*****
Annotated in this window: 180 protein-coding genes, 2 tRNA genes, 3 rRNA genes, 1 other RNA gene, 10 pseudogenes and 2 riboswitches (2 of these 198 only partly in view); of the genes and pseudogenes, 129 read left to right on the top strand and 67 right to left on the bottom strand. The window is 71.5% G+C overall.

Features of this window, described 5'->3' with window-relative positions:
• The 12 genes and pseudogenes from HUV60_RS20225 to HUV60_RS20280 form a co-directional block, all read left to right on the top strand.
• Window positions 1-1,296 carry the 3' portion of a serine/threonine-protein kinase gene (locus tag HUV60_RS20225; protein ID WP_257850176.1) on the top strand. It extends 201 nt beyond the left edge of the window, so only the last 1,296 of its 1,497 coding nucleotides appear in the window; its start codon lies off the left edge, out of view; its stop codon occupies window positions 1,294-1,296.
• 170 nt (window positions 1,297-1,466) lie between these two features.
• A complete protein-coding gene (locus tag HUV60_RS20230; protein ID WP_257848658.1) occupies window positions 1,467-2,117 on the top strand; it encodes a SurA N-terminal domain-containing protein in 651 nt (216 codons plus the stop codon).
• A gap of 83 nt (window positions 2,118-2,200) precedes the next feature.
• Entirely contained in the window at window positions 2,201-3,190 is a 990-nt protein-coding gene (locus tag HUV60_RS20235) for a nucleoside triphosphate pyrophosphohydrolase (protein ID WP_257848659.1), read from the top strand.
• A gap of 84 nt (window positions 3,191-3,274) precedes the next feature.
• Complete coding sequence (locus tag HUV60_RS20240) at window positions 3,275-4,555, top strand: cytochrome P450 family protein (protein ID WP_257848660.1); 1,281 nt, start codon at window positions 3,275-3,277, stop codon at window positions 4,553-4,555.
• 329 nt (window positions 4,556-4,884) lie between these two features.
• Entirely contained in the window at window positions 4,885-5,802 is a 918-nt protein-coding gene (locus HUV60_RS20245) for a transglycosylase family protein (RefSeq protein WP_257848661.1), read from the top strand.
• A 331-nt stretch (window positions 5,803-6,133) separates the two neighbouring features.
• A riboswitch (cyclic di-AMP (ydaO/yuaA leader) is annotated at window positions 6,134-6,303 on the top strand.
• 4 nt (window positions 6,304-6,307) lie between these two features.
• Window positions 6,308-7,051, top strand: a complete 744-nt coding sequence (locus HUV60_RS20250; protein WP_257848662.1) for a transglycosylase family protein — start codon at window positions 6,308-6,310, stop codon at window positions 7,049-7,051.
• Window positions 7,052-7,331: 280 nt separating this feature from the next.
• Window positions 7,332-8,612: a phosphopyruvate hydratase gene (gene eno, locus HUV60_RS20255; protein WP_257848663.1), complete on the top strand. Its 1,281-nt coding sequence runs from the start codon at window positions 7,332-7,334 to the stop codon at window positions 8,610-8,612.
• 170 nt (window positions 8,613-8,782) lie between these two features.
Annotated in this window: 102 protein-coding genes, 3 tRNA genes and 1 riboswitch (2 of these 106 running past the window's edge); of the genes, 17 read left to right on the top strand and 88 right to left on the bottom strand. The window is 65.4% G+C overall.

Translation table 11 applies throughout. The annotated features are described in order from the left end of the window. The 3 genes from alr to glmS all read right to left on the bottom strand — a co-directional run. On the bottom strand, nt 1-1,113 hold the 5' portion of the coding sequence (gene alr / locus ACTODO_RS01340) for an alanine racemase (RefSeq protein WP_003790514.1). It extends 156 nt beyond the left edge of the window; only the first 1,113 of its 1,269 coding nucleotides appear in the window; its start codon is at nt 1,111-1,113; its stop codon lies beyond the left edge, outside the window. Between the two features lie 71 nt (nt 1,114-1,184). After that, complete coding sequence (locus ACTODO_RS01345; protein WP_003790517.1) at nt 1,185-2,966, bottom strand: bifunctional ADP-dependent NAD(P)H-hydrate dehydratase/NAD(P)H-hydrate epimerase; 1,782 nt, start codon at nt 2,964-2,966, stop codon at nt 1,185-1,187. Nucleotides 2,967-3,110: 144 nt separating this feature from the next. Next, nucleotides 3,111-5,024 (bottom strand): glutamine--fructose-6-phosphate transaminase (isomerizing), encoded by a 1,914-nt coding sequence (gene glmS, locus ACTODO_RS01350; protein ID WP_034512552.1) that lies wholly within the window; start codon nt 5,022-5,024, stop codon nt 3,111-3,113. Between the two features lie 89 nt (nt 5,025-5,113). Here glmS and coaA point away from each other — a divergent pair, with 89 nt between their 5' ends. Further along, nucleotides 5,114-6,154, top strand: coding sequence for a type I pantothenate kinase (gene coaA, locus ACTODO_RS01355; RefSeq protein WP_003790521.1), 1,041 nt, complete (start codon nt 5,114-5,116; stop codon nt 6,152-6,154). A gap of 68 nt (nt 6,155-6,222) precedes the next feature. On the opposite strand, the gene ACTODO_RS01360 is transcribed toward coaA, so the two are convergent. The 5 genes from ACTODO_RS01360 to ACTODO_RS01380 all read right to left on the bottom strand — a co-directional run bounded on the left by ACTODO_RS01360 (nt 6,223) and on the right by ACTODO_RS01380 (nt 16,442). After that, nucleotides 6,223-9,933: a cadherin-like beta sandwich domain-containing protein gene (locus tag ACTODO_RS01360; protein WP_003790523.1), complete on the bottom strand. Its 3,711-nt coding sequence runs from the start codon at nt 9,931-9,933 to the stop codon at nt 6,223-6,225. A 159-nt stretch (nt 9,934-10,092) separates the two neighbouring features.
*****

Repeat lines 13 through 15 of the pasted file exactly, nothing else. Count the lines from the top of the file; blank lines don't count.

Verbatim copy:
• A 331-nt stretch (window positions 5,803-6,133) separates the two neighbouring features.
• A riboswitch (cyclic di-AMP (ydaO/yuaA leader) is annotated at window positions 6,134-6,303 on the top strand.
• 4 nt (window positions 6,304-6,307) lie between these two features.